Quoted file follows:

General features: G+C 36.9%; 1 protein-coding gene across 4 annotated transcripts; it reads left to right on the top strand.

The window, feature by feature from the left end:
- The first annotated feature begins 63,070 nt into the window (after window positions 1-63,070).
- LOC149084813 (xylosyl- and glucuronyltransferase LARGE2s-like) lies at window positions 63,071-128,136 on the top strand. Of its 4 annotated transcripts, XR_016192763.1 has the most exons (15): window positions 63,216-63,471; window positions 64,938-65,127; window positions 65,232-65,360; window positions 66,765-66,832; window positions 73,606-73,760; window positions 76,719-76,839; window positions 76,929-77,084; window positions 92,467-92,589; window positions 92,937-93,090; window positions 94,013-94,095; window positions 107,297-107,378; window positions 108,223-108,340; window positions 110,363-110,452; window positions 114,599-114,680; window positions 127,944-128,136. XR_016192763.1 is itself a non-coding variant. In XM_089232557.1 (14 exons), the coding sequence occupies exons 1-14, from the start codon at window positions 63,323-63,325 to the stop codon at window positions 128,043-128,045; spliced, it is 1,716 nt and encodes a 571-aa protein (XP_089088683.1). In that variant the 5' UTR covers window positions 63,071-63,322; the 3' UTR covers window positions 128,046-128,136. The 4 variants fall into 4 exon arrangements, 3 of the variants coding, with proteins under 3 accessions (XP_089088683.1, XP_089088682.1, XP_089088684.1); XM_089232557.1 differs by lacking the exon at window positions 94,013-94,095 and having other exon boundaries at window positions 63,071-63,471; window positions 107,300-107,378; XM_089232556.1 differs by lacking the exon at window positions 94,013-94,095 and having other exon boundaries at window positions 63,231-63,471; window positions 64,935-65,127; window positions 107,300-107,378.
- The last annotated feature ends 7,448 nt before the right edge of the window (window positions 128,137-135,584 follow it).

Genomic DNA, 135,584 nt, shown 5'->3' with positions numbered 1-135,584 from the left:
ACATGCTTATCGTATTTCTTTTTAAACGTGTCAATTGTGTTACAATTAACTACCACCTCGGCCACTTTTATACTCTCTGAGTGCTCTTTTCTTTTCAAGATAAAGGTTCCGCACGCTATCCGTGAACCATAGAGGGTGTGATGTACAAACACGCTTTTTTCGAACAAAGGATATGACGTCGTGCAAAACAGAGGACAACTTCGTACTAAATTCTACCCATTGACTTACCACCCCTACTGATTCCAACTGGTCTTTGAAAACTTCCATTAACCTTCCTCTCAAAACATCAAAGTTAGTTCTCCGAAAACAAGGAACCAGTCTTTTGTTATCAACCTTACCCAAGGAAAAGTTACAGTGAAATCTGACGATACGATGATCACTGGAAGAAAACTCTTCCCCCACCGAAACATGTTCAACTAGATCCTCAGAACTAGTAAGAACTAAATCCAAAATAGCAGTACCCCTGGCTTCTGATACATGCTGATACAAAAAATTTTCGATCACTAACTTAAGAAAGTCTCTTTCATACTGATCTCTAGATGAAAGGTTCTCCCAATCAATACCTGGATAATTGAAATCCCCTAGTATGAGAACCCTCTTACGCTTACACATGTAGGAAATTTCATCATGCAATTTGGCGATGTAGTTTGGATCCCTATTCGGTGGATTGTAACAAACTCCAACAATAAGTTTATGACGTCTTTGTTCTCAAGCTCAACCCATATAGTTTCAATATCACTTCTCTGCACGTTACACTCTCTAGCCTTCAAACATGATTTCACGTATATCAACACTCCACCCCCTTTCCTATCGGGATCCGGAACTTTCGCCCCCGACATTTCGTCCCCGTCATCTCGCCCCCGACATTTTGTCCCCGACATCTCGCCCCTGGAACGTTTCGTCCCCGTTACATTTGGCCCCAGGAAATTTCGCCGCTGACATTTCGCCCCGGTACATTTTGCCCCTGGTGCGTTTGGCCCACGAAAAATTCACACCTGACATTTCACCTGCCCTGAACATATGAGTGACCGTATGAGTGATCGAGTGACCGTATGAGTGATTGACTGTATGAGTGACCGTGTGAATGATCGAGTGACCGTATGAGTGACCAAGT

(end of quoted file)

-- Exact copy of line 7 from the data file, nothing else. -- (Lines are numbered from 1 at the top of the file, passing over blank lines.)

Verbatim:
ACATGCTTATCGTATTTCTTTTTAAACGTGTCAATTGTGTTACAATTAACTACCACCTCGGCCACTTTTATACTCTCTGAGTGCTCTTTTCTTTTCAAGATAAAGGTTCCGCACGCTATCCGTGAACCATAGAGGGTGTGATGTACAAACACGCTTTTTTCGAACAAAGGATATGACGTCGTGCAAAACAGAGGACAACTTCGTACTAAATTCTACCCATTGACTTACCACCCCTACTGATTCCAACTGGTCTTTGAAAACTTCCATTAACCTTCCTCTCAAAACATCAAAGTTAGTTCTCCGAAAACAAGGAACCAGTCTTTTGTTATCAACCTTACCCAAGGAAAAGTTACAGTGAAATCTGACGATACGATGATCACTGGAAGAAAACTCTTCCCCCACCGAAACATGTTCAACTAGATCCTCAGAACTAGTAAGAACTAAATCCAAAATAGCAGTACCCCTGGCTTCTGATACATGCTGATACAAAAAATTTTCGATCACTAACTTAAGAAAGTCTCTTTCATACTGATCTCTAGATGAAAGGTTCTCCCAATCAATACCTGGATAATTGAAATCCCCTAGTATGAGAACCCTCTTACGCTTACACATGTAGGAAATTTCATCATGCAATTTGGCGATGTAGTTTGGATCCCTATTCGGTGGATTGTAACAAACTCCAACAATAAGTTTATGACGTCTTTGTTCTCAAGCTCAACCCATATAGTTTCAATATCACTTCTCTGCACGTTACACTCTCTAGCCTTCAAACATGATTTCACGTATATCAACACTCCACCCCCTTTCCTATCGGGATCCGGAACTTTCGCCCCCGACATTTCGTCCCCGTCATCTCGCCCCCGACATTTTGTCCCCGACATCTCGCCCCTGGAACGTTTCGTCCCCGTTACATTTGGCCCCAGGAAATTTCGCCGCTGACATTTCGCCCCGGTACATTTTGCCCCTGGTGCGTTTGGCCCACGAAAAATTCACACCTGACATTTCACCTGCCCTGAACATATGAGTGACCGTATGAGTGATCGAGTGACCGTATGAGTGATTGACTGTATGAGTGACCGTGTGAATGATCGAGTGACCGTATGAGTGACCAAGT